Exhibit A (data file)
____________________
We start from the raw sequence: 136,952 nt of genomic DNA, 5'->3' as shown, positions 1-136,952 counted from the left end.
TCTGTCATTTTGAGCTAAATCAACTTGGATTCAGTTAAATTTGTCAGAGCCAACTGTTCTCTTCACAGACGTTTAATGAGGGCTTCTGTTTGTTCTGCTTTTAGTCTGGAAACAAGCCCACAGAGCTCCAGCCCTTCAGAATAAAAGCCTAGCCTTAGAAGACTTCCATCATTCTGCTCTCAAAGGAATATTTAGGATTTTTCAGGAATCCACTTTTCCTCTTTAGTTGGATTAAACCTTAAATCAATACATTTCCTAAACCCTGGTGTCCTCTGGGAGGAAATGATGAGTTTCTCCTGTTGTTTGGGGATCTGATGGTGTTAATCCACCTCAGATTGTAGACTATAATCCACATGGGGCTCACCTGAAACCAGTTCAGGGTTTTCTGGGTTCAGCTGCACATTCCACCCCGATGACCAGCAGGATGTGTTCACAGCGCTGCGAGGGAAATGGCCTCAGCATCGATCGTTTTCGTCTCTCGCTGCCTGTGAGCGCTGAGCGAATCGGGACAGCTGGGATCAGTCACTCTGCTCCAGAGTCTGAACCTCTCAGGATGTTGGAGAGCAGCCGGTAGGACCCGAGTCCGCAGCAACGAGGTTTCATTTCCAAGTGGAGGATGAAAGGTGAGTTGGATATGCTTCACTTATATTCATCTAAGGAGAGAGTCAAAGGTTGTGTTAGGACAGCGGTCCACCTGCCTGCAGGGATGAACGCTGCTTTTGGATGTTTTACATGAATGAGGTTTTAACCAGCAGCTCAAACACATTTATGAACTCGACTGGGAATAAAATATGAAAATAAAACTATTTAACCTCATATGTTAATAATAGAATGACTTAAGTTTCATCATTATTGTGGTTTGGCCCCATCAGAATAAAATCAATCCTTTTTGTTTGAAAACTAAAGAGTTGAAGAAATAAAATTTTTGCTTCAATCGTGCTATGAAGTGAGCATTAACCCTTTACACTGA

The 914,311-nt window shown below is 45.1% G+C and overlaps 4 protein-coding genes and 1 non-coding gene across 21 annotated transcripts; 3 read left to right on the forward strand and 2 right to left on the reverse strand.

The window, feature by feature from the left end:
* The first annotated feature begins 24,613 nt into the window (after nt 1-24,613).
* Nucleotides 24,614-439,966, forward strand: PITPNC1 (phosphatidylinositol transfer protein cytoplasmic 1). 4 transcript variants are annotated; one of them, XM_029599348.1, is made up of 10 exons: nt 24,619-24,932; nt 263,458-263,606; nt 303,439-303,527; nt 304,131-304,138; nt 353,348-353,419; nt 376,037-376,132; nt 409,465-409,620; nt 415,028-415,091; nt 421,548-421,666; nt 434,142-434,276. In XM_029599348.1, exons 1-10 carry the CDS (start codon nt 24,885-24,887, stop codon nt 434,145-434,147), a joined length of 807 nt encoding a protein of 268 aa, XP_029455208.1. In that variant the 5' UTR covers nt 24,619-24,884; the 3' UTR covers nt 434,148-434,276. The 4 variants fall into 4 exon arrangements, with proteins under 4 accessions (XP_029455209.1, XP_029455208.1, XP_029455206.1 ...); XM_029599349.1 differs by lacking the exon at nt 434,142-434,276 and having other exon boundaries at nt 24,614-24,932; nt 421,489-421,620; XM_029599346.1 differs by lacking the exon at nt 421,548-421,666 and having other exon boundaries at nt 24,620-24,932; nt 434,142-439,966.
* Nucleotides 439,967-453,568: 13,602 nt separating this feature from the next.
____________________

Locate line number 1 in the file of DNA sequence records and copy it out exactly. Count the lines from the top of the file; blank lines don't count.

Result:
We start from the raw sequence: 136,952 nt of genomic DNA, 5'->3' as shown, positions 1-136,952 counted from the left end.